Why Our Crowdfunding Campaign is Failing On Indiegogo

I want to share our experience on crowd-funding our video game NoseBound. I think this is valuable information to anyone thinking on launching a video game crowd-funding campaign.

Hi there, my name is Diego M. Martínez! I am the founder and CEO of the game development studio Quarantine Interactive, based in Argentina. I wanted to share with all of you our experience crowd-funding our game, maybe this could help some other developer trying to do the same thing. 

I'd like to introduce you to NoseBound, a cinematic point & click adventure for PC and Mac that combines old-school gameplay with unique noir visuals. We've been developing this game for more than four years working on weekends and between client contracts, but it's time to wrap it up and deliver. We have been looking for additional funding for a while and decided to run a crowdfunding campaign to secure development for the first episode of the game and maybe fund the development of the second episode. 

You can visit the official site here:

We decided to launch our campaign at Indiegogo, because they are a major crowdfunding site, they support projects from the entire world and offer flexible campaigns. The possibility to keep the funding from a non-complete campaign was very interesting for us.

Since we have a game concept in a popular genre, a great demo, and nice promotion material - we thought that the campaign would take off immediately and that we within a couple of weeks would be fully funded.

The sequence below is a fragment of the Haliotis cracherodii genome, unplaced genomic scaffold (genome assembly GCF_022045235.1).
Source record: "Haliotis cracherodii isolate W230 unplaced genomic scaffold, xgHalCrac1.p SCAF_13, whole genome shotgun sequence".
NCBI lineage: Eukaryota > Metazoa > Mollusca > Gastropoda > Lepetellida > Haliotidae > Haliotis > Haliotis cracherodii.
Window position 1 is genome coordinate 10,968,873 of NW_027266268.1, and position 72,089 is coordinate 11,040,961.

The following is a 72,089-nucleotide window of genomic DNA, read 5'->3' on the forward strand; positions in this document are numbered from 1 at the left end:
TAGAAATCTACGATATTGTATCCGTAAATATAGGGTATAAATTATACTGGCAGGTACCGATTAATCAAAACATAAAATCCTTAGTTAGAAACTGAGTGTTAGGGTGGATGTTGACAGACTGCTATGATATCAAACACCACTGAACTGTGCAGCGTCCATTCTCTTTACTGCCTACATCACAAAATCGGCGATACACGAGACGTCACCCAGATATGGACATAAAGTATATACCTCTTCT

But instead, we got a very slow start that today has given us only $564 (about 2% of the $30.000 goal) from 30 funders. After four weeks the campaign now has frozen. No matter what we do in marketing, social media or press; nothing happens. Scary!

We have increased the PR and social media efforts! The result has been more than 10 articles published on indie games magazines, hundreds of shares and likes. Most importantly; more than 15.000 visitors. This numbers are not great but good enough, because most of them are due to our own efforts in marketing and promotion. It turned out that Indiegogo has a really small network of backers in the video-game field. We estimate that a campaign may get about 50 new visitors each day from the Indiegogo network, unless you get featured.

So what went wrong?

-- Is it the game?

---- Is it the campaign?

-------- Is it the pitch?

Well, now I think all of that can be improved. The pitch video is too long and informative, takes too long to get into the point. Also there's too much explanatory text on the campaign. People don't read these days, it's better to use more graphics and keep it simple.